Thursday, October 20, 2011

what will the students think?

A few weeks ago I wrote about the interim Position Statement on Homebirth that appeared , with endorsement, on the website of the statutory body. The Position Statement and associated documents had been prepared by the College of Midwives.

Today I attended a meeting of members of the College, at which I and other members took the opportunity to speak about our concerns around these documents.


After the meeting several colleagues voiced their dismay at what they had witnessed in that meeting. One midwife, with tears in her eyes, told me how distressed she was that midwifery students and newly graduated midwives were present at the meeting, and wondered what will they think of their colleagues.

I am proud to be a member of the College of Midwives. AND I am proud to stand with colleagues from private practice, academia, and employed midwifery practice, to protect the scope of midwifery practice.

I cannot go into detail about the conversations. I have no intention to write anything that identifies others who were present at that meeting. I want to address issues that I spoke about in the presence of several hundred other members. These issues are of huge importance to midwives who practise privately; they are core issues for which midwives are prepared to stand up, and demand that our voices be heard.

It has been pointed out that homebirth represents a tiny percentage - less than 1% - of births in Australia; and that homebirth claims a hugely disproportionate amount of time and energy within the midwifery profession.

A Position Statement on homebirth, endorsed by the government's regulatory authority, becomes a new level of regulation; a new set of rules. Midwives whose professional existence is inextricably linked with the decisions around homebirth have an obvious interest in ensuring that any Position Statement on homebirth accurately represents our position. As members of a professional association we expect, and demand, the right to participate at a realistic level in the development of any Position Statement on the part of midwifery practice for which we are recognised and respected as experts.  Our participation in this important process must be by invitation to organised groups of midwives in private practice, and not merely a general opportunity to comment on a rushed penultimate draft or 'interim' document that has already been sent to the regulatory authority for endorsement. 

The issue that has divided midwives in this debate centres on which women 'can', and which women 'can't', give birth at home. See my previous post 'refining and redefining' for more discussion on risk.

There is no question that homebirth is safe for some women; the disagreement lies in who defines safety; who controls the decision.

I need to conclude this post and go to bed, but a serious point that I need to make is that the focus on *homebirth* is very problematic. Midwifery requires the focus, or centre of care to be the woman, not the planned place of birth. The essence of midwifery is a partnership: a midwife with woman. . The place of birth is of lesser importance. Yet here we are, expending enormous amounts of energy, and struggling with all the resources we possess, to ensure that Australian midwives, and Australian women, are able to continue to make informed decisions about homebirth.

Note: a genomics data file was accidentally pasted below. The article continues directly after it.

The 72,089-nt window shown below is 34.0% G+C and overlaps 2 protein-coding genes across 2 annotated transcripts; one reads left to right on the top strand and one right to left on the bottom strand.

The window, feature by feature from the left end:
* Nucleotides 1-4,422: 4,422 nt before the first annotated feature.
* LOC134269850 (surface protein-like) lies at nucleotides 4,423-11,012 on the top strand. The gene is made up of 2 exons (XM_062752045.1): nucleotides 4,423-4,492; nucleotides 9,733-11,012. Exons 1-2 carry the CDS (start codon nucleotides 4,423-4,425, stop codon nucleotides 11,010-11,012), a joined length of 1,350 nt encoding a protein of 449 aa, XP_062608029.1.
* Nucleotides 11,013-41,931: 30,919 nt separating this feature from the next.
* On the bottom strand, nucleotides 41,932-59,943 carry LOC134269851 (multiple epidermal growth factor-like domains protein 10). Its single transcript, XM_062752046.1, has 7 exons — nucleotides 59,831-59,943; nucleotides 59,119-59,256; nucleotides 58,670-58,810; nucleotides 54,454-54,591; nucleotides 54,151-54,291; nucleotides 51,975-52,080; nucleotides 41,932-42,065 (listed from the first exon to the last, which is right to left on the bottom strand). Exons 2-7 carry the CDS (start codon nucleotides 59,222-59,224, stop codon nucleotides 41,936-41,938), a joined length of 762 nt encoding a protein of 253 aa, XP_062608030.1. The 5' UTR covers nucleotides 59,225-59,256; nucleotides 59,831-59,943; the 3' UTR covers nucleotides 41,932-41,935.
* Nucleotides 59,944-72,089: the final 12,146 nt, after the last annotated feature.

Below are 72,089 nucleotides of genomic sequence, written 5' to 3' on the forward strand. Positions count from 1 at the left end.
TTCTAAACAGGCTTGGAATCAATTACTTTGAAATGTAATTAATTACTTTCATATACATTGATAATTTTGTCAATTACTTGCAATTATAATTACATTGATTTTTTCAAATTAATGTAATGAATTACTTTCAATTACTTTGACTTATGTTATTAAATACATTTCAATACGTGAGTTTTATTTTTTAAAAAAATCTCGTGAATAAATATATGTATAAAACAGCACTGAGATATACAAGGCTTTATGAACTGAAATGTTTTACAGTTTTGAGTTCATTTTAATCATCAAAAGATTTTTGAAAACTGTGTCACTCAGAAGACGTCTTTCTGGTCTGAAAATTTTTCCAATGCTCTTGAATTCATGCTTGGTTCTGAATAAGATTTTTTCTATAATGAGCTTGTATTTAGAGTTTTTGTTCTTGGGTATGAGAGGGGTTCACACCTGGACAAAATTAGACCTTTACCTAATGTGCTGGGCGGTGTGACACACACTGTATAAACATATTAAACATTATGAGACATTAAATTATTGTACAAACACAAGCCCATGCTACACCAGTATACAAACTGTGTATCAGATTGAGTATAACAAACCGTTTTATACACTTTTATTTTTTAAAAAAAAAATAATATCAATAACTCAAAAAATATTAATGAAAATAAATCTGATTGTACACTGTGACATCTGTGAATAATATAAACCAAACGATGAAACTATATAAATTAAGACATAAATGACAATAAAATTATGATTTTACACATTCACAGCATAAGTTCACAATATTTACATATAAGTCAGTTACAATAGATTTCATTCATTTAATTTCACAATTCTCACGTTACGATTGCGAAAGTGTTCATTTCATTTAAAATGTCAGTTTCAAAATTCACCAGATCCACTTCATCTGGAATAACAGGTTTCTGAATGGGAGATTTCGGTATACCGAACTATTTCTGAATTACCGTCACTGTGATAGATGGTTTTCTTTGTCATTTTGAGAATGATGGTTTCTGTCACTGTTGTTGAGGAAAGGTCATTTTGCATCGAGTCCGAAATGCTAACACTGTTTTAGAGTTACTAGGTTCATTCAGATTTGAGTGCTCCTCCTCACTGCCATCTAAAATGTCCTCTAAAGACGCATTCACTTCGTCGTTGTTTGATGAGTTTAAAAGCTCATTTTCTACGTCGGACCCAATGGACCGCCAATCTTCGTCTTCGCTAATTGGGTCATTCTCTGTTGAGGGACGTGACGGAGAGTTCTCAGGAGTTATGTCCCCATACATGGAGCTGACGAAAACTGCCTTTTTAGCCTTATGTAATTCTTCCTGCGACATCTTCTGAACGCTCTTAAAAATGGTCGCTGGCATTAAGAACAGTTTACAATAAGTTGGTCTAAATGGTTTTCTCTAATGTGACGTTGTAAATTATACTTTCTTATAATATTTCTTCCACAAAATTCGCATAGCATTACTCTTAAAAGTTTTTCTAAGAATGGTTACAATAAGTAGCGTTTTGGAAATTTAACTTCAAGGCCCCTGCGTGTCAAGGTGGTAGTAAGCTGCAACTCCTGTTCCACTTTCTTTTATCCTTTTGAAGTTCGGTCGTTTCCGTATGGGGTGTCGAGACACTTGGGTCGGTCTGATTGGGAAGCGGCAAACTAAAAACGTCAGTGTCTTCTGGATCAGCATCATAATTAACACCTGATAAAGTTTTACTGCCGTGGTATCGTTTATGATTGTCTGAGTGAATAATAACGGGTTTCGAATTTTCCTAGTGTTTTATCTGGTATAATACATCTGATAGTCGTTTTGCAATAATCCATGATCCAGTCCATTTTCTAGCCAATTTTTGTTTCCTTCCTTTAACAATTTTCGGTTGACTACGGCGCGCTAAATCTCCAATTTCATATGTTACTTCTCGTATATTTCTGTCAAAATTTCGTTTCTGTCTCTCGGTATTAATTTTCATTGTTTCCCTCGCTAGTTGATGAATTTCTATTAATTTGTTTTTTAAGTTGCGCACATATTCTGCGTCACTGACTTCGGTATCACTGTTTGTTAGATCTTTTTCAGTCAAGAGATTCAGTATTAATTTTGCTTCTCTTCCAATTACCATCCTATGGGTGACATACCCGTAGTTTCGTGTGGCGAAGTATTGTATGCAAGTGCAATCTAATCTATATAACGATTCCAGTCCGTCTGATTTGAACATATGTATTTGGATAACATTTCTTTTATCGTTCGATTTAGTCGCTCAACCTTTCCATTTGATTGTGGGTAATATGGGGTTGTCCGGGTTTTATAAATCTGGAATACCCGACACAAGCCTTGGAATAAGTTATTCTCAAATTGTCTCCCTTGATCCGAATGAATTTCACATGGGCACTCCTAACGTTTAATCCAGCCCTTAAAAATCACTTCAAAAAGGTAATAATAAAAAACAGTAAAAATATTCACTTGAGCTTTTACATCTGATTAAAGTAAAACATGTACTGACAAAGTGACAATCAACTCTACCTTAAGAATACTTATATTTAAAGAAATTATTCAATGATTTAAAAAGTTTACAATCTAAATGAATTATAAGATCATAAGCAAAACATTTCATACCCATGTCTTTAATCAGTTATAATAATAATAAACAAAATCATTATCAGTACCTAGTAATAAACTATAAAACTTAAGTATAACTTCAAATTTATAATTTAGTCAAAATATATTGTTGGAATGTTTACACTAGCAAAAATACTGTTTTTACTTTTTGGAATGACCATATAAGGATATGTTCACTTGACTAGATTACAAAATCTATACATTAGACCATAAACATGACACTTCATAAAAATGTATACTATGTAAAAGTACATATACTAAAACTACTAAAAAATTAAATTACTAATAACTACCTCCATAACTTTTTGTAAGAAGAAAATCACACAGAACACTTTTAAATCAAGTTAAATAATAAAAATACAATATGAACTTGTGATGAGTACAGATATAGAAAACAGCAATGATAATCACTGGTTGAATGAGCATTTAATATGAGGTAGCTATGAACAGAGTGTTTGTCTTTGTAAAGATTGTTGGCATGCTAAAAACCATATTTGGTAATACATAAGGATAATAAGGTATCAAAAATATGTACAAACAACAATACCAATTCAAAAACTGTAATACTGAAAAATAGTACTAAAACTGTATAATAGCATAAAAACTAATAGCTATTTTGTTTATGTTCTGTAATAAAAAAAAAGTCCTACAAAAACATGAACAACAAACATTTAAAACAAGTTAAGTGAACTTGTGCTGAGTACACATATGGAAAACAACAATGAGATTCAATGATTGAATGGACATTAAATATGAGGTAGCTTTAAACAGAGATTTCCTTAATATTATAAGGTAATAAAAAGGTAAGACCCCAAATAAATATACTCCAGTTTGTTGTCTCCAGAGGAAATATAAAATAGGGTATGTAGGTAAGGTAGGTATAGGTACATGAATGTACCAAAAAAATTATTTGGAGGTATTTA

What will the students think?

I hope all midwifery students who are conscious of the debate around protecting women's autonomy in the basic decisions ('Plan A') for birth, and in protecting a midwife's scope of practice, will be proud to be joining such a profession.


Post script:
Please see here to see what midwifery students feel and think about the ACM interim homebirth position statement.



3 comments:

Anonymous said...

What will we think, indeed. Although very disappointed at the stance the ACM has taken, I'm not sure I'm surprised. It seems things must get worse (for women and for midwives) before they can get better. I pray the 'worse' doesn't get much more so. For as both a consumer of private midwifery services (and I hope one day to do so again) and a student midwife (who hopes to be supported in private practice upon completion of my studies) I must maintain a level of stoic optimism. I must admit I sometimes feel a bit like a suffragette must have.

And I agree Joy - we expend considerable energy debating venue, which places the focus somewhere other than where it should be - the woman.

Here's to the voice of the minority, protecting the rights of everyone.

Joy Johnston said...

Stoic optimism is an excellent quality, Anonymous.
The fact that keeps my sense of optimism alive is knowing that a woman has the knowledge of birth and nurture of her child deep in her mind, and no amount of social conditioning or bureaucratic control can take that from her.
I believe that the struggle to protect normal physiological processes in birth will always be with us. Those of us who engage in that struggle need an ideal towards which we are working, while at the same time accepting the reality of the 'system' as it is. There are many 'systems' around the world that are far worse than ours, where women and babies have seriously worse outcomes than we do.

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